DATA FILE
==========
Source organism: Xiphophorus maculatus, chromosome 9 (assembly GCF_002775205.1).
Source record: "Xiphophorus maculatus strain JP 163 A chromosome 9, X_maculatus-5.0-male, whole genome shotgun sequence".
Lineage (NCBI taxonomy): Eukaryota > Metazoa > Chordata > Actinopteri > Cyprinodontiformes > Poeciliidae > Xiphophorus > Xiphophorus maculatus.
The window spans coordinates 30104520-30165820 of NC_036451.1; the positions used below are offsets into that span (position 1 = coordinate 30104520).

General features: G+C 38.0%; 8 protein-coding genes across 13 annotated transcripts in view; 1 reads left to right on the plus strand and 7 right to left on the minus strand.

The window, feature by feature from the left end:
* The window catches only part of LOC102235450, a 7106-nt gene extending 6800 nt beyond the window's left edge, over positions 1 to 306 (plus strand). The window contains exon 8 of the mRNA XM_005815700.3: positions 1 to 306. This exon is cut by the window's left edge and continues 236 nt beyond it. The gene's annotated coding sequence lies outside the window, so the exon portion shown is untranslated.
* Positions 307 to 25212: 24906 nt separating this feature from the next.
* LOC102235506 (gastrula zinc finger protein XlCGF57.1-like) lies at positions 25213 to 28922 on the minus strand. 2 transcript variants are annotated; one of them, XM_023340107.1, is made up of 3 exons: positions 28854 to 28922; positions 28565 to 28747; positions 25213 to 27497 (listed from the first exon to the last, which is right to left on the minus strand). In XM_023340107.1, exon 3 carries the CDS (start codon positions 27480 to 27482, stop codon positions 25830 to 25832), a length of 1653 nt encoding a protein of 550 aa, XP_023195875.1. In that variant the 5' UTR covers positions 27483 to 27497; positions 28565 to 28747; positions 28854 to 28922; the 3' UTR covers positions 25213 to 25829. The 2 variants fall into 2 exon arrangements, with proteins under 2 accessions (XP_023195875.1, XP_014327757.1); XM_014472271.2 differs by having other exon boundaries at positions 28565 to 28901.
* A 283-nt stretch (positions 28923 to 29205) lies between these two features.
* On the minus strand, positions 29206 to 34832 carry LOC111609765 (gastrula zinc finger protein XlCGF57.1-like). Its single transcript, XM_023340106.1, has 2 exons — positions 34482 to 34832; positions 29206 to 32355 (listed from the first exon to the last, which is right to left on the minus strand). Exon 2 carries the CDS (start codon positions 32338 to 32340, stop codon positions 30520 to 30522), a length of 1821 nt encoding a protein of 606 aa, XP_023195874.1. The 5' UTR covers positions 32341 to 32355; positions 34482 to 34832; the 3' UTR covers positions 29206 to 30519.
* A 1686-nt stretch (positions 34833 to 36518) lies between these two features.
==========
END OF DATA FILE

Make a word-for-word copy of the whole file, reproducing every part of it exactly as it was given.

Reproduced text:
Source organism: Xiphophorus maculatus, chromosome 9 (assembly GCF_002775205.1).
Source record: "Xiphophorus maculatus strain JP 163 A chromosome 9, X_maculatus-5.0-male, whole genome shotgun sequence".
Lineage (NCBI taxonomy): Eukaryota > Metazoa > Chordata > Actinopteri > Cyprinodontiformes > Poeciliidae > Xiphophorus > Xiphophorus maculatus.
The window spans coordinates 30104520-30165820 of NC_036451.1; the positions used below are offsets into that span (position 1 = coordinate 30104520).

General features: G+C 38.0%; 8 protein-coding genes across 13 annotated transcripts in view; 1 reads left to right on the plus strand and 7 right to left on the minus strand.

The window, feature by feature from the left end:
* The window catches only part of LOC102235450, a 7106-nt gene extending 6800 nt beyond the window's left edge, over positions 1 to 306 (plus strand). The window contains exon 8 of the mRNA XM_005815700.3: positions 1 to 306. This exon is cut by the window's left edge and continues 236 nt beyond it. The gene's annotated coding sequence lies outside the window, so the exon portion shown is untranslated.
* Positions 307 to 25212: 24906 nt separating this feature from the next.
* LOC102235506 (gastrula zinc finger protein XlCGF57.1-like) lies at positions 25213 to 28922 on the minus strand. 2 transcript variants are annotated; one of them, XM_023340107.1, is made up of 3 exons: positions 28854 to 28922; positions 28565 to 28747; positions 25213 to 27497 (listed from the first exon to the last, which is right to left on the minus strand). In XM_023340107.1, exon 3 carries the CDS (start codon positions 27480 to 27482, stop codon positions 25830 to 25832), a length of 1653 nt encoding a protein of 550 aa, XP_023195875.1. In that variant the 5' UTR covers positions 27483 to 27497; positions 28565 to 28747; positions 28854 to 28922; the 3' UTR covers positions 25213 to 25829. The 2 variants fall into 2 exon arrangements, with proteins under 2 accessions (XP_023195875.1, XP_014327757.1); XM_014472271.2 differs by having other exon boundaries at positions 28565 to 28901.
* A 283-nt stretch (positions 28923 to 29205) lies between these two features.
* On the minus strand, positions 29206 to 34832 carry LOC111609765 (gastrula zinc finger protein XlCGF57.1-like). Its single transcript, XM_023340106.1, has 2 exons — positions 34482 to 34832; positions 29206 to 32355 (listed from the first exon to the last, which is right to left on the minus strand). Exon 2 carries the CDS (start codon positions 32338 to 32340, stop codon positions 30520 to 30522), a length of 1821 nt encoding a protein of 606 aa, XP_023195874.1. The 5' UTR covers positions 32341 to 32355; positions 34482 to 34832; the 3' UTR covers positions 29206 to 30519.
* A 1686-nt stretch (positions 34833 to 36518) lies between these two features.